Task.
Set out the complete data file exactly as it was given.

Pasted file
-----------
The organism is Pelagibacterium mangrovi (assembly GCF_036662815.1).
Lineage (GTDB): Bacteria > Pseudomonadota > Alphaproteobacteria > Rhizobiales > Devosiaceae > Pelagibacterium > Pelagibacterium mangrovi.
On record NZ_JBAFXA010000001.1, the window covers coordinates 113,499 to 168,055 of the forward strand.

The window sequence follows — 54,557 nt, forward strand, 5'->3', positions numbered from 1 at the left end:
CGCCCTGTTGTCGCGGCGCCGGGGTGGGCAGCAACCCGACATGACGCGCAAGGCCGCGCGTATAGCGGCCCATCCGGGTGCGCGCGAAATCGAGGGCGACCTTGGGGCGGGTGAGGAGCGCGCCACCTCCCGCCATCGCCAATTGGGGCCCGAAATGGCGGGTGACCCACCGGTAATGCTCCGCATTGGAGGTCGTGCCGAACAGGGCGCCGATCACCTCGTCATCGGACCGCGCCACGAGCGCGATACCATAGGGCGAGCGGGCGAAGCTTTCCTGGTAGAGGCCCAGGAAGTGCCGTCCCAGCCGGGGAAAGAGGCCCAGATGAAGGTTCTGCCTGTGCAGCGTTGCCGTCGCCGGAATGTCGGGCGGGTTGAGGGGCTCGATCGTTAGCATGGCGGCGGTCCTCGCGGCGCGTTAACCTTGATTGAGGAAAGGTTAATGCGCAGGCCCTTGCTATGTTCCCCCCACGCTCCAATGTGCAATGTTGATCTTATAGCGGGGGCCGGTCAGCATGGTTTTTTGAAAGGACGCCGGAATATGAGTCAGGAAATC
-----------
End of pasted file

The organism is Pelagibacterium mangrovi (assembly GCF_036662815.1).
Lineage (GTDB): Bacteria > Pseudomonadota > Alphaproteobacteria > Rhizobiales > Devosiaceae > Pelagibacterium > Pelagibacterium mangrovi.
On record NZ_JBAFXA010000001.1, the window covers coordinates 113,499 to 168,055 of the forward strand.

The window sequence follows — 54,557 nt, forward strand, 5'->3', positions numbered from 1 at the left end:
CGCCCTGTTGTCGCGGCGCCGGGGTGGGCAGCAACCCGACATGACGCGCAAGGCCGCGCGTATAGCGGCCCATCCGGGTGCGCGCGAAATCGAGGGCGACCTTGGGGCGGGTGAGGAGCGCGCCACCTCCCGCCATCGCCAATTGGGGCCCGAAATGGCGGGTGACCCACCGGTAATGCTCCGCATTGGAGGTCGTGCCGAACAGGGCGCCGATCACCTCGTCATCGGACCGCGCCACGAGCGCGATACCATAGGGCGAGCGGGCGAAGCTTTCCTGGTAGAGGCCCAGGAAGTGCCGTCCCAGCCGGGGAAAGAGGCCCAGATGAAGGTTCTGCCTGTGCAGCGTTGCCGTCGCCGGAATGTCGGGCGGGTTGAGGGGCTCGATCGTTAGCATGGCGGCGGTCCTCGCGGCGCGTTAACCTTGATTGAGGAAAGGTTAATGCGCAGGCCCTTGCTATGTTCCCCCCACGCTCCAATGTGCAATGTTGATCTTATAGCGGGGGCCGGTCAGCATGGTTTTTTGAAAGGACGCCGGAATATGAGTCAGGAAATC